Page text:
I believe it is the act of language that makes everything that we are as human beings a possibility. I believe that in its ideal state Poetry is the purest form of that act. As I understand it, my job as editor/publisher is to find, promote, package and distribute poetry that comes as close as possible to the ideal. ~~~~~Ben L. Hiatt, Editor Digital Dawg




Something new since the last post:
Click HERE.



This blog is gonna be the next version of "The Big Dog Review" which used mostly poetry to carry the message that if you couldn't run with the big dogs then you maybe just oughta stay on the porch. These days that's where I stay. On the porch and out of the way. But I got to thinking that there wasn't any righteous reason not to use this computer to turn this front porch into a launching pad for poetry. I've recently just finished what will probably be my final project in hard copy from Mt Aukum Press. It was a cute lil 20 page chapbook in Technicolor which I called THE PATCH ON THE ASS OF THE UNIVERSE and beyond that you gotta see it to have any idea what it is because words simply will not carry it around. If they could it would not need to exist. It is wild and brite and sometimes revs up to 220 v. and has already been re-vised, expanded and re-issued as Version 2.0 with each and every copy hand signed and numbered.

Enuf! This thing here is the Digital Dawg by name to acknowledge its roots. It is built on the back of a Blogger engine and it seems to be coming together. Beyond that we'll make up the rules as we go along like we always have. That's what it has always been all about. You don't need ANYONE'S permission to publish something in this country. I contacted Ann Menebroker, Jim Chandler and Taylor Graham (all of whom Mt Aukum Press publishes) and invited them on-board site unseen. Each instantly agreed and here we go. There will be others. They'll find us or we'll find them. That's how it works. In the meantime I'll screen out the Blogger kids and the grown-up bullshit artists who dream of being a poet if they just had the time.

I intend to use this blog to publish a poetry ragazine and I'll be inviting submissions via e-mail to Dawg@mtaukumpress.com. Sumpin' I like comes across my bow, I'll post it up. Reprints are fine with me. All that bullshit about being the first and onliest to publish a poem was fine when we were young but some views change as gravity takes over. However, if you send along something that has appeared previously in hard copy or on the net then let me know so we can show our good manners and give credit to whoever had the good sense to originally launch the work in question.

One other thing:
If you just came stumbling in here please do some reading before you decide to drop a ton of your wonderous verse on my front porch. Knowing how many un-caring, self-serving assholes there are out there who claim to be poets, I'm going to carry over one other thing from the big dawg days and that will be a "worst poem submitted" page, to be activated as needed. Any poem submitted Unsolicited to me via e-mail is eligible. Please keep that in mind before you start sending me your poetry. It only takes a minute to politely query to see if I am interested in reading your stuff. Try it that way. It really works. If I have published you in the past in any venue then you are not eligible for the awards. That would be nepotism.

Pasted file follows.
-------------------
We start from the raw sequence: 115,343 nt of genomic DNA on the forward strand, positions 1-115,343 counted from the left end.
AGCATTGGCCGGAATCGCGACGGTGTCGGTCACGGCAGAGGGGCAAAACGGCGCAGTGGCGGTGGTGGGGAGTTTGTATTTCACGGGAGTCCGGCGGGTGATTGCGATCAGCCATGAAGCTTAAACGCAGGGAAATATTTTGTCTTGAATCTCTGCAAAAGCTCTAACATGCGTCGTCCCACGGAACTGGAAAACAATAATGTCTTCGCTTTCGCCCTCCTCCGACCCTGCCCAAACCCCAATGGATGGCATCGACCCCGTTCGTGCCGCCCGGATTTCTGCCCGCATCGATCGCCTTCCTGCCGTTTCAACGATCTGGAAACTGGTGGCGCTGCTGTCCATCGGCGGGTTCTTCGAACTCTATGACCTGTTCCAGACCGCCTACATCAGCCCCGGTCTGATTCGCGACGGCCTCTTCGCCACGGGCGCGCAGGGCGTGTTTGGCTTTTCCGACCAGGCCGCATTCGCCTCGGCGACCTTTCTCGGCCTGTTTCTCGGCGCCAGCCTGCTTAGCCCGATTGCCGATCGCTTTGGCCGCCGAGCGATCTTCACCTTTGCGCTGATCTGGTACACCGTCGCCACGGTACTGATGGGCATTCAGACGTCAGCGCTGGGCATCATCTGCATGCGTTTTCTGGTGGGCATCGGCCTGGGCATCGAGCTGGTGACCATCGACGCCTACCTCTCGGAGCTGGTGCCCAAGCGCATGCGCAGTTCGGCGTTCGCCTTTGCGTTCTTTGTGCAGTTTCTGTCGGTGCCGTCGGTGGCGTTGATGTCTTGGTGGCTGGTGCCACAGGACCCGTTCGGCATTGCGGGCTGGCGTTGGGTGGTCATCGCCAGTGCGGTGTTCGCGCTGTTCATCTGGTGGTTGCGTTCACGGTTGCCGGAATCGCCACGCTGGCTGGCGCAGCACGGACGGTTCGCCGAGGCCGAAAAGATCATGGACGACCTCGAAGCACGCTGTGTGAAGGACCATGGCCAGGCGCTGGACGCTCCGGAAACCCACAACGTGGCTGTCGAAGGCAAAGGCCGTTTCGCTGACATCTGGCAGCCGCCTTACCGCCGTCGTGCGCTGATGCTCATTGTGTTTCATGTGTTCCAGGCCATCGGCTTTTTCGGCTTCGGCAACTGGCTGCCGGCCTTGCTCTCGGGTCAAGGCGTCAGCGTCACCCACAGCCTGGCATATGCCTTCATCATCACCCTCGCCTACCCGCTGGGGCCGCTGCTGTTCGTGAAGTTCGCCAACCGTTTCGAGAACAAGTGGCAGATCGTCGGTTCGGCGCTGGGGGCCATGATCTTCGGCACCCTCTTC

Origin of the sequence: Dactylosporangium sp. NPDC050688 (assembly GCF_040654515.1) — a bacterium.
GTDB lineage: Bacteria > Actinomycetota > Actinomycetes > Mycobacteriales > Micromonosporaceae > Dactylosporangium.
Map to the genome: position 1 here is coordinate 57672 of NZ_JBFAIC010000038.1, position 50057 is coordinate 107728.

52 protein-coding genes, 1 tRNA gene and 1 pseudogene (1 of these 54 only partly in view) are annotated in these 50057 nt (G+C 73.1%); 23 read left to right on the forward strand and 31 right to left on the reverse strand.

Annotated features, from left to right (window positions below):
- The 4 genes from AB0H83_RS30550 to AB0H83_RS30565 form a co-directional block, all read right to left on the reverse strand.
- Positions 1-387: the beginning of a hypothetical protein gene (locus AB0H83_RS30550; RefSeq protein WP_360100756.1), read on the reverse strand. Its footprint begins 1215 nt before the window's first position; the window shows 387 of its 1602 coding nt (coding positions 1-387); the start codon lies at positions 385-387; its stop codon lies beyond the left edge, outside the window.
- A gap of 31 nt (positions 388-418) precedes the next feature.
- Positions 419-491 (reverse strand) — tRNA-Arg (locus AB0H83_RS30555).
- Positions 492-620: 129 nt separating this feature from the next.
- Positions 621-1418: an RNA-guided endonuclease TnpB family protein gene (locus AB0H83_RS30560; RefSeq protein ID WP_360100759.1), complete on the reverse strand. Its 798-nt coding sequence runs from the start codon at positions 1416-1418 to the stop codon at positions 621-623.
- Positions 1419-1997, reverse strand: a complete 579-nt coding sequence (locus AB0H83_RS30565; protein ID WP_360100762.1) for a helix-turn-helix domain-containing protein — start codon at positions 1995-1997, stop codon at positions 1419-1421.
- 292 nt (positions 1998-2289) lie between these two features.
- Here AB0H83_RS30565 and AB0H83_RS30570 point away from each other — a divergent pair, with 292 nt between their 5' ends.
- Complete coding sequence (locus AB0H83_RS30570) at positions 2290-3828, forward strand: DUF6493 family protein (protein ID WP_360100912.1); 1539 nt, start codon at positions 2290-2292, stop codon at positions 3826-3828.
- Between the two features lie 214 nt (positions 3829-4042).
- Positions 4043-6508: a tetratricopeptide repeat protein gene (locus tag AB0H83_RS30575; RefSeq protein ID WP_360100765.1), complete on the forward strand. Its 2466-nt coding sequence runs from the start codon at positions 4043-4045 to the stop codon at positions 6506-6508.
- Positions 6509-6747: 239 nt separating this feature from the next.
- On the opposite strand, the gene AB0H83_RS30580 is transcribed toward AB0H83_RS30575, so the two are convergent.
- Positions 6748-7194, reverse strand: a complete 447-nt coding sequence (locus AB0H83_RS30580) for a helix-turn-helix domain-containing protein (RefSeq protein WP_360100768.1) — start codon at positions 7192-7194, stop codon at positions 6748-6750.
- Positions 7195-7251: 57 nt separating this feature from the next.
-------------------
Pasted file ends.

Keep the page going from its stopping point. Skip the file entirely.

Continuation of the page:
O.K. Let's Go.

--Ben L. Hiatt, Editor


Ben L. Hiatt

For Phil Weidman, who provided the nudge

When things move
They change

If a man
Sits down
And stays
In one place

He might meet

For the first time.

If he stays there
Long enough
He will exhaust
His memories

Much later
New, strange memories
Will emerge
From the shattered bones
Of the old

At first
He will not recognize them
As his own
Think that, perhaps,
They were left behind
By another

Who stayed awhile
Then moved on
With a lighter load
And took
The words with him

--Ben L. Hiatt,
November 10, 2004


Phil Weidman


for B.C.

Opal, a nurse’s aide, noticed
Lydia was sleeping fitfully.
Most of the patients in the
convalescent hospital felt
abandoned because they were
rarely visited by family
or friends. A few, like Lydia,
were the last surviving
member of a family. Opal
drew a small bottle of hand
lotion from her blue smock,
folded the sheet back from Lydia’s
feet and began to rub lotion
into each foot. Lydia’s body
relaxed and she uttered
a barely audible moan before
her eyes opened and she
asked, “Are you an angel?”

Phil Weidman


Jim Chandler

I want to die on a cold day

the smoke of my bones
sullying a leaden sky
my soul clinging fast

to the wheels
of heaven

groaning over stars
seen from the
light reversed

black holes
whirring like saucers
in a b-movie

riding the tunnel
of light through
a prism bent in
shades of gray

diffused melodic
dispersal of

shotgun approach
to universal nothing

boom scatter
boom scatter scatter

a silent rock band
of negative matter
windmill on strings
of rays

solar wind tooting
the horn of

it's like jazz in
the void

yeah jazz in the void

all that noise
and nothing

Go to Jim's website to see more of his excellent work.
Jim Chandler's book
is available on-line from